High School Basketball Sensation Reflects on Life with Autism
Kinney Center presents Jason McElwain for 8th annual awareness day
Wednesday, March 28, 2012
Saint Joseph’s University’s Kinney Center for Autism Education and Support will feature a lecture by Jason McElwain to mark the University’s 8th Annual Autism Awareness Day, on Thursday, April 12. McElwain made national headlines in 2006 when, as the manager of his high school basketball team, he was called off the bench to play in the final minutes of the game and scored twenty points.
The lecture, to be held at 11:30 a.m. in the Michael J. Hagan ’85 Arena (located at 54th St. and Overbrook Ave.), is free, but registration is encouraged at kinneyautism.sju.edu. A reception will follow, along with tours of the Kinney Center.
Diagnosed with autism at a young age, McElwain was enrolled in special education classes as a child in his hometown of Greece, N.Y. Although he initially struggled in his interactions with other children, McElwain eventually developed strong social skills—as well as an interest in basketball. McElwain’s amazing plays in the final four minutes of his high school basketball game — six three-point shots and one two-point shot —captured the nation’s attention. Since then, McElwain has traveled the country, sharing his experiences with others, and helping to raise funds for autism research. He has also co-authored a book, The Game of My Life.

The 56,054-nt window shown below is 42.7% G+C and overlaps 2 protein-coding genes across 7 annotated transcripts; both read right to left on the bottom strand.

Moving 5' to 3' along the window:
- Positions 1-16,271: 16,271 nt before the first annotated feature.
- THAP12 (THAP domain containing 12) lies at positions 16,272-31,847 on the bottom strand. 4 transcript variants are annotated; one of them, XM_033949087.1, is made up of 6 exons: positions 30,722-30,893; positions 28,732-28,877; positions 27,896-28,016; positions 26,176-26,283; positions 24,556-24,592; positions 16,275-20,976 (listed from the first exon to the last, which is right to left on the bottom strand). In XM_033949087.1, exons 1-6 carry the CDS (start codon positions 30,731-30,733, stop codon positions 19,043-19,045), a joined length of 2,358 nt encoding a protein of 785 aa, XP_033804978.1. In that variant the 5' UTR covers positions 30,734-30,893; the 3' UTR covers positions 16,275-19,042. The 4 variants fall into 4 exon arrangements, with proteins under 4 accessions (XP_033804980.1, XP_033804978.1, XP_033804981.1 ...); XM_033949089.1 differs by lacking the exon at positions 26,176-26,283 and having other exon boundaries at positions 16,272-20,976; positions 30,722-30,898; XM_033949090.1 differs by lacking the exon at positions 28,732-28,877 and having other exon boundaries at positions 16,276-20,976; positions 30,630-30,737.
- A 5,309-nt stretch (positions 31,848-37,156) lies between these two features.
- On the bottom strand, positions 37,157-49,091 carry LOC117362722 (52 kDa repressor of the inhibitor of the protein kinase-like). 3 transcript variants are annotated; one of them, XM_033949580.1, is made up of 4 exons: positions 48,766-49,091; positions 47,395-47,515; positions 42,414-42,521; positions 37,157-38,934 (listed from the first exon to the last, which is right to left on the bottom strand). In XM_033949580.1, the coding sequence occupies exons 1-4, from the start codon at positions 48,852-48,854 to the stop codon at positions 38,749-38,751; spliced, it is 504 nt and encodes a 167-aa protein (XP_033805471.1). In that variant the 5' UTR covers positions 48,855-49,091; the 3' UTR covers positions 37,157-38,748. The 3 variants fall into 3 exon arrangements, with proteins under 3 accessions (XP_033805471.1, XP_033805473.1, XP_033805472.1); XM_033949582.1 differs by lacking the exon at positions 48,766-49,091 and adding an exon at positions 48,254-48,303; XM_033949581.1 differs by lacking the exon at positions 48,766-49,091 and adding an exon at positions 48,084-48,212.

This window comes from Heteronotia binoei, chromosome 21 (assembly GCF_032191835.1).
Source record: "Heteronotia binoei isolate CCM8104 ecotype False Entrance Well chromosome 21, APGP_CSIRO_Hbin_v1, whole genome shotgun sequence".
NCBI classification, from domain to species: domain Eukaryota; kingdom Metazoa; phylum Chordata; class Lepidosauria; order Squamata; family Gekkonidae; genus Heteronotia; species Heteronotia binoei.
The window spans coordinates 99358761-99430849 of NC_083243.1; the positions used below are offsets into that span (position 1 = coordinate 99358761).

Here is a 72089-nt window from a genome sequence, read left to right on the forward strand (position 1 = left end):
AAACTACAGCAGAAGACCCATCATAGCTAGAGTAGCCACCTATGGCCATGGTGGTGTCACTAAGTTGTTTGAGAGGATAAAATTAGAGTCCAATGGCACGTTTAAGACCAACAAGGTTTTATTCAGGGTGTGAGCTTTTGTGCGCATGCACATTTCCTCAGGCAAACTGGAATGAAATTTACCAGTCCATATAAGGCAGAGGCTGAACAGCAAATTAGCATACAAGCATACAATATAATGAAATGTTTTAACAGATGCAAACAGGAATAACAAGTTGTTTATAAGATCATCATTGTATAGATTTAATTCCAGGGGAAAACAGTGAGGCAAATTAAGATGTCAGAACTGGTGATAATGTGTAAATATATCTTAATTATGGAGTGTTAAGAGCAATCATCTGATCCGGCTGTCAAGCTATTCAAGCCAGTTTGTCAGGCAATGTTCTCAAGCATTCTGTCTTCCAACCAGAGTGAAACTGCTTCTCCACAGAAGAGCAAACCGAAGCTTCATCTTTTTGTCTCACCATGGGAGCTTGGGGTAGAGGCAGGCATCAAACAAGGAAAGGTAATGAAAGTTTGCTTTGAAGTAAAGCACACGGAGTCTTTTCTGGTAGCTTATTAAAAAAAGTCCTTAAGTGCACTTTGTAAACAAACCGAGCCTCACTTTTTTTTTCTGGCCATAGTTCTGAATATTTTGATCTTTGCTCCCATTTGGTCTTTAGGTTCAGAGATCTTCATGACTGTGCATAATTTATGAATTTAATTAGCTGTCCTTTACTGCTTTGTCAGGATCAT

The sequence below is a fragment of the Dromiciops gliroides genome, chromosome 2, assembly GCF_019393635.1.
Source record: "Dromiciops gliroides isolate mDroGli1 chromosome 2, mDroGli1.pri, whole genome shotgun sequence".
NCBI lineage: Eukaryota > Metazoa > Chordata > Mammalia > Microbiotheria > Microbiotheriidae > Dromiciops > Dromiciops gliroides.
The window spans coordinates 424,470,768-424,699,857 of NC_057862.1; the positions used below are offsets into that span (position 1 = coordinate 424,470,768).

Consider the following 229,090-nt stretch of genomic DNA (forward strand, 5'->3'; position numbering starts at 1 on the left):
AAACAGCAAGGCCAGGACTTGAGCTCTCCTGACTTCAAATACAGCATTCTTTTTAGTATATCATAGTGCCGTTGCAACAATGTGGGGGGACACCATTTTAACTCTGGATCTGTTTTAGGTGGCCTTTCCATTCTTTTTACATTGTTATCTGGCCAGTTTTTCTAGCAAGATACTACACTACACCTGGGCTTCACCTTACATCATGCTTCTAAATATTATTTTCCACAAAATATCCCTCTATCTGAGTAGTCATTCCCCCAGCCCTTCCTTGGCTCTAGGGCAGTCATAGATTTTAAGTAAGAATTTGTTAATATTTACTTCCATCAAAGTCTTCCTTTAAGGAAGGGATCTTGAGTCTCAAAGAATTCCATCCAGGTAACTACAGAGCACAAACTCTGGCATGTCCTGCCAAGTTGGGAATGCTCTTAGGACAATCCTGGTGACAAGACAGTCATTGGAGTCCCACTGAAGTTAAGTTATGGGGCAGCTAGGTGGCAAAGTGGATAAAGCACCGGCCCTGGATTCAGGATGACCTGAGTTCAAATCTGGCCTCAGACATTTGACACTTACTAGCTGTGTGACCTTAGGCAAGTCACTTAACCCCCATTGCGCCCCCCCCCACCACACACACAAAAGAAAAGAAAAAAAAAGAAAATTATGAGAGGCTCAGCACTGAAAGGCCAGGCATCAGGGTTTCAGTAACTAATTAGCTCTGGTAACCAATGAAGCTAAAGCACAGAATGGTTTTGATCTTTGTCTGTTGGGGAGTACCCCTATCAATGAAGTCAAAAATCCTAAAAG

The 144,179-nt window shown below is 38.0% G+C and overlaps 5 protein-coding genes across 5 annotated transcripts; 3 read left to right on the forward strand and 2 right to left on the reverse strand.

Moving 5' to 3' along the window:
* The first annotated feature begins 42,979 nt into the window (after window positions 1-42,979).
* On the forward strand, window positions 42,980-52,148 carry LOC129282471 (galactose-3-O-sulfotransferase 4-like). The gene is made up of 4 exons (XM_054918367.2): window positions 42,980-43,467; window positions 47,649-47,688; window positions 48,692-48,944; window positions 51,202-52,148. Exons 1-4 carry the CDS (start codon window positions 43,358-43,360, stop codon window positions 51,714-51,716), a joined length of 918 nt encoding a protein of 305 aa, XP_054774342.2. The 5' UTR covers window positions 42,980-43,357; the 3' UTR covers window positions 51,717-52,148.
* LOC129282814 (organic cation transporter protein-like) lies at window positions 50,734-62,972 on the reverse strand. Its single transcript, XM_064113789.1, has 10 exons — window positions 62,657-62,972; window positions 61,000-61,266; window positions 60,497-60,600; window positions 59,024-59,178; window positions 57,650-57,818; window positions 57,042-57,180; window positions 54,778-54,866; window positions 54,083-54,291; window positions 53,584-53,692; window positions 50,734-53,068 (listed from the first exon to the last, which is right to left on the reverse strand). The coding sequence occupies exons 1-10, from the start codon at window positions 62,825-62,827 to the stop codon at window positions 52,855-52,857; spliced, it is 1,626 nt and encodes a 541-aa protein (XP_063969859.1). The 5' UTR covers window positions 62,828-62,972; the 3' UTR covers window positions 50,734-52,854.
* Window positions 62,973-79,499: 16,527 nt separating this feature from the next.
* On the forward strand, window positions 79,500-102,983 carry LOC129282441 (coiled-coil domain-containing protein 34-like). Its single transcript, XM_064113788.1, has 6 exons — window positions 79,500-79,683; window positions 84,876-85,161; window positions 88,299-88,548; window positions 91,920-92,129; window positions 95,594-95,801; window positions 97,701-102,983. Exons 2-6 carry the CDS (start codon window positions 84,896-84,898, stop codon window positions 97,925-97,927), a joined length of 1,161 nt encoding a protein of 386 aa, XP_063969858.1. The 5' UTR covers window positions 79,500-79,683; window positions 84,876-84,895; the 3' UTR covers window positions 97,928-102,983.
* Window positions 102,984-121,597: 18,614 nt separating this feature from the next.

“Jason is an inspirational young man,” says Michelle Rowe, Ph.D., executive director of the Kinney Center and professor of health services. “His story is one that calls attention to the many commonalities that we all share, despite our differences.”
About: With its roots in the Jesuit mission of service and cura personalis, or care for the whole person, the Kinney Center for Autism Education and Support seeks to address the needs of those who struggle day-to-day with autism, either as individuals or caregivers. The mission of the Kinney Center is to provide multi-disciplinary education and research opportunities for students, teachers, professionals and parents who seek to improve and extend opportunities, outcomes, quality of life and best practices in treatment for people with ASD. The Kinney Center offers services, resources and information; support and guidance; and tools for public and individual advocacy that contribute to improved autism awareness and care.